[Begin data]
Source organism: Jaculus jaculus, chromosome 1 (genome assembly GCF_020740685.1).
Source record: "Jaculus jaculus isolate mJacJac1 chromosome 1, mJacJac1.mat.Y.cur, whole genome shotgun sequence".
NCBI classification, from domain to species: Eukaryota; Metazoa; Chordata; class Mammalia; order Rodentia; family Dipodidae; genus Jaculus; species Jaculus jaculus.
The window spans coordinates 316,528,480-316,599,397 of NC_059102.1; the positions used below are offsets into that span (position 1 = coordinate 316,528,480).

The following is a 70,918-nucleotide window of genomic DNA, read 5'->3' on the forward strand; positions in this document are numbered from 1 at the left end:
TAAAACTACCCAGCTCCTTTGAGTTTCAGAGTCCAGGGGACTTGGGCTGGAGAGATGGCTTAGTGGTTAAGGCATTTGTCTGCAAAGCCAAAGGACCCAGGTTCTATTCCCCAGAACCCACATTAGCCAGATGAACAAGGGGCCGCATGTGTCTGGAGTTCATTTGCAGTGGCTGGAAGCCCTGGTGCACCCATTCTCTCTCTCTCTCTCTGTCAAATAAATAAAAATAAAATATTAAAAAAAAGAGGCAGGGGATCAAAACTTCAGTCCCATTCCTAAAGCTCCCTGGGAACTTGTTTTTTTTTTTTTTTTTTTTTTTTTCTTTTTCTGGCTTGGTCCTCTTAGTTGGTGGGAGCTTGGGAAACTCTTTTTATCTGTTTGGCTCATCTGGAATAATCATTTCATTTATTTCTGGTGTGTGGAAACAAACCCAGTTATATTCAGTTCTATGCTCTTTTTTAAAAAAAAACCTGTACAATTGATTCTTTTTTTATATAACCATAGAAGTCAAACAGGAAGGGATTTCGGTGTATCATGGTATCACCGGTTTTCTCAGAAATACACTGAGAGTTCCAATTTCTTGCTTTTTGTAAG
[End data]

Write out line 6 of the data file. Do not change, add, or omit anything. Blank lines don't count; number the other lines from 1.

TAAAACTACCCAGCTCCTTTGAGTTTCAGAGTCCAGGGGACTTGGGCTGGAGAGATGGCTTAGTGGTTAAGGCATTTGTCTGCAAAGCCAAAGGACCCAGGTTCTATTCCCCAGAACCCACATTAGCCAGATGAACAAGGGGCCGCATGTGTCTGGAGTTCATTTGCAGTGGCTGGAAGCCCTGGTGCACCCATTCTCTCTCTCTCTCTCTGTCAAATAAATAAAAATAAAATATTAAAAAAAAGAGGCAGGGGATCAAAACTTCAGTCCCATTCCTAAAGCTCCCTGGGAACTTGTTTTTTTTTTTTTTTTTTTTTTTTTCTTTTTCTGGCTTGGTCCTCTTAGTTGGTGGGAGCTTGGGAAACTCTTTTTATCTGTTTGGCTCATCTGGAATAATCATTTCATTTATTTCTGGTGTGTGGAAACAAACCCAGTTATATTCAGTTCTATGCTCTTTTTTAAAAAAAAACCTGTACAATTGATTCTTTTTTTATATAACCATAGAAGTCAAACAGGAAGGGATTTCGGTGTATCATGGTATCACCGGTTTTCTCAGAAATACACTGAGAGTTCCAATTTCTTGCTTTTTGTAAG